Property: How good neighbours can become good friends

It's not just bad neighbours who influence sales, says Penny Jackson
It is easy to believe that the only neighbours worth mentioning are those from hell. But the truth is that many more of us stay put because the people next door make life so pleasant than are driven out by long- running disputes. The agents Knight Frank estimate that while 5 per cent of people cite their neighbours as the reason for moving, at least twice as many won't consider selling because they regard them as irreplaceable.

Neighbours are as likely to be entrusted with the intimate complications of family life as they are with the keys, and since it comes with the territory, it is not surprising that the thought of starting all over again in a new area is pretty daunting. But for those who do have to move, it's not always a matter of closing the book on the neighbourhood. More than a few are as anxious about who buys their house as they are about where they go next.

Extraordinary expressions of neighbourliness sometimes go well beyond the call of duty. Gold Walker, who lived in her London house for more than 40 years, felt an obligation to her neighbours that had her selling agents in despair and her chosen buyers pinching themselves. The couple were surprised to be shown out with the words: "You know what the agents want for the house, don't you? Ridiculous isn't it. See what you can do." They duly put in an offer of pounds 30,000 less which she accepted.

She even stuck with them through a collapsed sale of their house and a process which could have been completed within a month took six. "Eight lots of people wanted the house, some of them with cash. I turned them down because I didn't like them," says Miss Walker. "The house had been in the family since 1933. It would have been terrible to see it divided up . The spirit of the house would have been destroyed . A lot of that was to do with our friends next door and I wanted that to continue. I was going to keep in touch with them and if I had landed them with complete horrors I couldn't have shown my face again."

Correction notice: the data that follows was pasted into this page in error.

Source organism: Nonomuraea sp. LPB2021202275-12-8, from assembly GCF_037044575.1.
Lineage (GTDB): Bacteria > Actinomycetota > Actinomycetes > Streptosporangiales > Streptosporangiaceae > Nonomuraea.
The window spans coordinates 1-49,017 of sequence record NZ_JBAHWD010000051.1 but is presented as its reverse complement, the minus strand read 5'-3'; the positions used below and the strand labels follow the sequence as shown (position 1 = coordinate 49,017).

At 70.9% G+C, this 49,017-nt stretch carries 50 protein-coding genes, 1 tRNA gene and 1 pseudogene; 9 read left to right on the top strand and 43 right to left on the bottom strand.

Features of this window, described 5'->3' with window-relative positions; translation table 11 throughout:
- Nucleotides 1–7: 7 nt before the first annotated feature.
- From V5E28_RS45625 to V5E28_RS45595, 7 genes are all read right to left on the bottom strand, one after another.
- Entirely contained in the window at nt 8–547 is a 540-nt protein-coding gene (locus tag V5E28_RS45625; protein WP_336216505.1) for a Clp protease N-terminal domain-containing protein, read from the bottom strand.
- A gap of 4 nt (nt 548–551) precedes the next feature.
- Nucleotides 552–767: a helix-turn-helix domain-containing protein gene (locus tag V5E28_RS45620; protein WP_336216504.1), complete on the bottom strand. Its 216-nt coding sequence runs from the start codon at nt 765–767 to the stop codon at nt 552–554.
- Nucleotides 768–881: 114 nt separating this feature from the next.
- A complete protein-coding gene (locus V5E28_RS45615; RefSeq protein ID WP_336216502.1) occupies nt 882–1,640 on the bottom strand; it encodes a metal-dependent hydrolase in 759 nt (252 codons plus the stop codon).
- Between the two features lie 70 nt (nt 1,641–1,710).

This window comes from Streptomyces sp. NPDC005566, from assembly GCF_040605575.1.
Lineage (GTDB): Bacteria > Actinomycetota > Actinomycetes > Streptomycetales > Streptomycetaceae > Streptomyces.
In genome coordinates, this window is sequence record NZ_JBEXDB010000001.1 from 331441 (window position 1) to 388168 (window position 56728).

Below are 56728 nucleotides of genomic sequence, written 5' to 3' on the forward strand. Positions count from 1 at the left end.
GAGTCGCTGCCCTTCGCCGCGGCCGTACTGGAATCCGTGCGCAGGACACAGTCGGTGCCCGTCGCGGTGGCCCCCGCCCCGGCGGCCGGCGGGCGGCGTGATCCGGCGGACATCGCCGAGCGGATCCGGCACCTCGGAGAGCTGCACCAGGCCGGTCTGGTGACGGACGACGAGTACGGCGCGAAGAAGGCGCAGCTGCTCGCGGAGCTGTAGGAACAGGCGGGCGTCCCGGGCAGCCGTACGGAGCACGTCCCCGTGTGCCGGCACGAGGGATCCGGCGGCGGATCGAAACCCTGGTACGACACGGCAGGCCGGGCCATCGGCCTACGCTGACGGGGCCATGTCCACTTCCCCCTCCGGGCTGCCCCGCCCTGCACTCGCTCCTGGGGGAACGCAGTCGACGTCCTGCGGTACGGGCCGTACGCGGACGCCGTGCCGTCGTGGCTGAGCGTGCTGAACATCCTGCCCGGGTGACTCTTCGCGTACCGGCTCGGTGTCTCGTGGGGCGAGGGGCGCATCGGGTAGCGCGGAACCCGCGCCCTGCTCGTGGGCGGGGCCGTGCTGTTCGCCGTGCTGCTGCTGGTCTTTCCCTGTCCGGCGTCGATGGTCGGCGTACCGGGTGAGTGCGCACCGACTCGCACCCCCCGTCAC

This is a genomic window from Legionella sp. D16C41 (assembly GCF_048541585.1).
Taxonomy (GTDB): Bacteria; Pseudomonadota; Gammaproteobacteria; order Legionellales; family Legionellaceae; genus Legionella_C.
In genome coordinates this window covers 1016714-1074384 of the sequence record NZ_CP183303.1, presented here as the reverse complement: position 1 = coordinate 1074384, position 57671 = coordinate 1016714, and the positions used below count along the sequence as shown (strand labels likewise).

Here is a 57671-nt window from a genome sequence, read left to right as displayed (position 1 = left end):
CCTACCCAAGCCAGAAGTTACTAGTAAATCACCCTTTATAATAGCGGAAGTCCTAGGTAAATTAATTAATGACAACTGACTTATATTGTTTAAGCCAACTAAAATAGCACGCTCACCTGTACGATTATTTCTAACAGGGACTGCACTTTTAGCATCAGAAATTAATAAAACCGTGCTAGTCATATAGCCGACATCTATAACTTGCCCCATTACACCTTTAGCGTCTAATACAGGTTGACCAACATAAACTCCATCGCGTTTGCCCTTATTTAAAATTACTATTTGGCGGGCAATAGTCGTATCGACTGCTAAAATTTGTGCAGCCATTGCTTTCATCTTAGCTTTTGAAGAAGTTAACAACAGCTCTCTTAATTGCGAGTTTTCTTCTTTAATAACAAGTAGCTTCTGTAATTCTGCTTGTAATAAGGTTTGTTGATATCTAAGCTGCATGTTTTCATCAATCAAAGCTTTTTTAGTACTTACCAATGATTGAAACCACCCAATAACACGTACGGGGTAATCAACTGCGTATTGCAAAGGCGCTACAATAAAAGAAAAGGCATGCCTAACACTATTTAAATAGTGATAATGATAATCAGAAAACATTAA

While it is not unusual for people to run prospective buyers through a checklist, it is rare that they will make a financial sacrifice. "A great many of their good intentions are forgotten in the end," says Martin Lamb of Knight Frank's Exeter office. "But we have just sold a house for someone who was very keen that the buyers should not object to hunting and one offer was turned down because the neighbours didn't like the person. If the vendors intend to live locally they know they'll never hear the end of it if the new owners turn out to be appalling."

Some sellers seem almost to regard themselves as their neighbours' guardian. One agent recalls getting a call from an agitated client the day after some keen buyers had been round to see the house and meet the neighbours. "He told us he couldn't possibly sell to them because they smoked and his neighbours were very upset about it as they were asthmatic. It didn't seem to matter so much two weeks later, though, when no other offers had been made."

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